THE "great moral force" brought to the debate by the Bishop of
Durham, the Rt Revd Justin Welby, forced the Government to back
down on its opposition to capping interest on payday loans, the
House of Lords heard on Wednesday.
Lord Sassoon, Commercial Secretary to the Treasury, announced at
the start of the debate on Wednesday that the Government would
amend the Financial Services Bill to give the regulator the power
to cap both the total cost and total duration of credit. Speaking
in response, the Labour Peer, Lord Davies of Stamford, thanked
Bishop Welby for his support. Bishop Welby had added his name to an
amendment, tabled by the Labour peer Lord Mitchell, which would
gave given the Financial Conduct Authority the power to cap
interest rates. It was withdrawn in light of the Government's
"It is only because of the determination and initiative of my
noble friend and his colleagues, and the great moral force brought
to this matter by the Right Reverend Prelate, that, at the last
minute, the Government have decided that they have no alternative
but to do the right thing for once," he said. "I am so glad that
the Right Reverend Prelate is a churchman, and not afraid to use
old-fashioned but eternal concepts such as usury."
After welcoming the Government's concession, Bishop Welby
repeated his charge that the rates charged by payday loan companies
- which can exceed 4000 per cent - were "clearly usurious. . . It
used to be said in the old days that you could not take away
people's beds and cloaks because they were essential for life -
that is the Hebrew scriptures. Today, equivalent things are being
taken away as a result of those very high rates of interest. It is
a moral case, and it is bad for the clients and bad for all of us
in this country when it is permitted to happen."
Lord Sassoon said that he supported the "spirit" of Lord
Mitchell's amendment, but warned that it might have "unintended
consequences" such as reduced access to credit for the poorest,
which could drive them to illegal loan sharks. The Government would
introduce a new amendment, "ironing out the potential weaknesses"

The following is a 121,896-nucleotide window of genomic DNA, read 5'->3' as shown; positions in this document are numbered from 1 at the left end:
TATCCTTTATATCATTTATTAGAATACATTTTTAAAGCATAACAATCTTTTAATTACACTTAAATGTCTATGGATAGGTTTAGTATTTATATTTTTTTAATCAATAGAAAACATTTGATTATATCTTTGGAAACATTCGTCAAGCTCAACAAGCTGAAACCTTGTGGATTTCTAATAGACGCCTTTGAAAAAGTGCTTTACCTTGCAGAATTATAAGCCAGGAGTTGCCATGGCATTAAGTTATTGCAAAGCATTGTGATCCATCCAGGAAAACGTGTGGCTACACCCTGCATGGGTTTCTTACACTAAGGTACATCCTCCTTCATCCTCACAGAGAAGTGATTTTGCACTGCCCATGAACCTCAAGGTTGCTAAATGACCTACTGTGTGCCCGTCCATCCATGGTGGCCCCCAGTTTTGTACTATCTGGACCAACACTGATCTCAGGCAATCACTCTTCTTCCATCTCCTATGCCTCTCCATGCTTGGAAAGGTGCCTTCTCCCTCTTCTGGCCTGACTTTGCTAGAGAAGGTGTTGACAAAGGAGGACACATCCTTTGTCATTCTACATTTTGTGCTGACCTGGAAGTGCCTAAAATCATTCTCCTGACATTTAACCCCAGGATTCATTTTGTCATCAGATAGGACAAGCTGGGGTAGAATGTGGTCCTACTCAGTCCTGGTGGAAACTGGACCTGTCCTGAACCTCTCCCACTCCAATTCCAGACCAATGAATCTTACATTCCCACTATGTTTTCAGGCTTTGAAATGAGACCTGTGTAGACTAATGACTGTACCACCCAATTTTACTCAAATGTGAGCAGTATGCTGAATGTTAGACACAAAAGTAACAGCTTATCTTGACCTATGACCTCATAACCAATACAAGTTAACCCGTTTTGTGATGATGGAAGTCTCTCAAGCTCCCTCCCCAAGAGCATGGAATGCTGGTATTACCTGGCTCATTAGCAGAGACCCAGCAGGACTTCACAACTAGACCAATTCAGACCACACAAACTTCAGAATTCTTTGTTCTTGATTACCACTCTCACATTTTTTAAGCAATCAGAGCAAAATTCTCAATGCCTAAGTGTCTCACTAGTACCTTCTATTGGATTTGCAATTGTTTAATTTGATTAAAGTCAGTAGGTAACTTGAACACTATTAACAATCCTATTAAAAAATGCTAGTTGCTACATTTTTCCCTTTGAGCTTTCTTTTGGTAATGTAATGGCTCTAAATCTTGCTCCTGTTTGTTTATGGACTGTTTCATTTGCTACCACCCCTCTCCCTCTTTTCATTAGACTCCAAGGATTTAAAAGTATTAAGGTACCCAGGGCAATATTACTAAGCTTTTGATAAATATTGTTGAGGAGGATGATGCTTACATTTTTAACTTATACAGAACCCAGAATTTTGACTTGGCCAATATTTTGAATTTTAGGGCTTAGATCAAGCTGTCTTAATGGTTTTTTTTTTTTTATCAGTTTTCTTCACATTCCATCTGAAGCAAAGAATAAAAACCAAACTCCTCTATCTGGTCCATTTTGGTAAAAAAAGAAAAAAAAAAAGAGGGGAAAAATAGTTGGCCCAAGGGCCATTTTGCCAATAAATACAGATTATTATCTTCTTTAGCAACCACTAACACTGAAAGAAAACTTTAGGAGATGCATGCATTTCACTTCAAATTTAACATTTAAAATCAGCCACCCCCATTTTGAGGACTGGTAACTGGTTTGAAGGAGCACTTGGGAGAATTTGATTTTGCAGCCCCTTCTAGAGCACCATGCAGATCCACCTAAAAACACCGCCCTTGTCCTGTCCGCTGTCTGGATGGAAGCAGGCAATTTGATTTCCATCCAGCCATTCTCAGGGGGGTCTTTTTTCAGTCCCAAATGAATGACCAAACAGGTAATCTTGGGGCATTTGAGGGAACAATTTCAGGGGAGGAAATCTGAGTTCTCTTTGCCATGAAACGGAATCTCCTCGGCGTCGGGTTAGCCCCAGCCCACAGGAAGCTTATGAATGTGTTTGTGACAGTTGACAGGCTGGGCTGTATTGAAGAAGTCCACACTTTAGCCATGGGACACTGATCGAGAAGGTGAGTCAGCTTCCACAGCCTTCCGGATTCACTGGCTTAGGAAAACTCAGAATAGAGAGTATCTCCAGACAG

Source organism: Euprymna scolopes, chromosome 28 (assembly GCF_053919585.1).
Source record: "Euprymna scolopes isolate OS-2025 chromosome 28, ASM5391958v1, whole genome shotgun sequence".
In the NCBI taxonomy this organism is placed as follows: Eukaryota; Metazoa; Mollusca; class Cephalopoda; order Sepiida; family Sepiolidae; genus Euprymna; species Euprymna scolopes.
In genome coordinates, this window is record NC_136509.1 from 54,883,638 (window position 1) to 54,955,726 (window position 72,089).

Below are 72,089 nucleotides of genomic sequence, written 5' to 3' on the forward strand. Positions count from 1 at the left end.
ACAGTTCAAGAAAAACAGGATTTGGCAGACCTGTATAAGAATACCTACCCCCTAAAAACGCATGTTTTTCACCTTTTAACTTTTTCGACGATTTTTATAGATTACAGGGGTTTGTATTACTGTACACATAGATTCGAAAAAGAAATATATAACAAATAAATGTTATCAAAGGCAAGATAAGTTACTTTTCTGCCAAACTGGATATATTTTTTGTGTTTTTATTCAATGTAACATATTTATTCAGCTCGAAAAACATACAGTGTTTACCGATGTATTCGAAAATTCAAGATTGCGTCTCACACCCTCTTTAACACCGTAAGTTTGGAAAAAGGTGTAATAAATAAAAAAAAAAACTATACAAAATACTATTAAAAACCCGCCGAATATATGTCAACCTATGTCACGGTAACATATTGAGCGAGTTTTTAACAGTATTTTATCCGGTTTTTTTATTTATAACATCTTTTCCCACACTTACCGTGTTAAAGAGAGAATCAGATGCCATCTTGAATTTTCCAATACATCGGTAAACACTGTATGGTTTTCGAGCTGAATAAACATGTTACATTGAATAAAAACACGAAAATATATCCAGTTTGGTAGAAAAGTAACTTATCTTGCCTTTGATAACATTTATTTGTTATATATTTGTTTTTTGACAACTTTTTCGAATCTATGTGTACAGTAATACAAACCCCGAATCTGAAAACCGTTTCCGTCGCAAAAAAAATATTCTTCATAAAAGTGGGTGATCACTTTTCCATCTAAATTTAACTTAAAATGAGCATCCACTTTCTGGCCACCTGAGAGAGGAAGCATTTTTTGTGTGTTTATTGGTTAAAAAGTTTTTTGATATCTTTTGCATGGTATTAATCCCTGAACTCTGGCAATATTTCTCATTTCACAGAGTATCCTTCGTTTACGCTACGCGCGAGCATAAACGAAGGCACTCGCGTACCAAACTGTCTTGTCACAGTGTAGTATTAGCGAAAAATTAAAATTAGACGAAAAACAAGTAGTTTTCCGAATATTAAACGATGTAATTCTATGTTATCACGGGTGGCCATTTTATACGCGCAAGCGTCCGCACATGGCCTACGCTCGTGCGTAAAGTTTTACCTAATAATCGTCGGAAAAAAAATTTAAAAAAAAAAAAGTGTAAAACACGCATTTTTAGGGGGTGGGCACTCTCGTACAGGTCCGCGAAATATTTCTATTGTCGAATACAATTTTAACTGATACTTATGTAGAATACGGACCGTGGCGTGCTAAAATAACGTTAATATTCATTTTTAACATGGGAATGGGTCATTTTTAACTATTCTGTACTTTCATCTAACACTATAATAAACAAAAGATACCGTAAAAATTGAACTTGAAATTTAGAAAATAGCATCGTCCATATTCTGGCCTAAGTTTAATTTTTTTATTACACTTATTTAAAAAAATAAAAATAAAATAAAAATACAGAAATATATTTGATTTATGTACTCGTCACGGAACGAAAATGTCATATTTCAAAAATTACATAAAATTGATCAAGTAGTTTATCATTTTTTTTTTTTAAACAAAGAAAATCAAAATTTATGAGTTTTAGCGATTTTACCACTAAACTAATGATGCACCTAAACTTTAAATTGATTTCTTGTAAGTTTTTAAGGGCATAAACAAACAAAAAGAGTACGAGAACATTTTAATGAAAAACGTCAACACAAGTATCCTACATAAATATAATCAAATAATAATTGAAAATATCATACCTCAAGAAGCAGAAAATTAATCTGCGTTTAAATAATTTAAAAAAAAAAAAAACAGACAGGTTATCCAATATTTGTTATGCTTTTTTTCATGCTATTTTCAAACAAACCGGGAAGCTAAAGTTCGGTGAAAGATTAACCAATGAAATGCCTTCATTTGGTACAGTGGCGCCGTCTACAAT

in Lord Mitchell's, which would "explicitly . . . cover both the
total cost and total duration of credit."
Bishop Welby acknowledged concerns about "unintended
consequences of a very serious order", but argued that the current
market was not working for consumers.
After agreeing to withdraw his amendment, Lord Mitchell said
that the winners were "those who live in the hellhole of grinding
debt", while the losers were the loan sharks and payday lending
companies who had "tried every trick in the book to keep this
legislation from being approved".
Last Tuesday, the Office of Fair Trading announced that it had
opened formal investigations into several payday lenders over
"aggressive debt-collection practices". Its latest report on the
sector highlights concerns, including inadequate checks on whether
loans are affordable, the proportion of loans not paid on time, and
the frequency with which lenders "roll-over" loans.
In August, the Government opposed calls, including those from
the Department for Business, Innovation and Skills, to take firmer
regulatory action against payday loan companies (
News, 17 August) in favour of working with the industry to
produce a code of practice. This was launched on Monday, prompting
Citizens Advice to announce a year-long survey asking people to
monitor whether lenders are "sticking to their self-regulating
The charity also released figures showing that the percentage of
debt casework clients with at least one payday loan has increased
from one per cent in 2009/10 to ten per cent this year.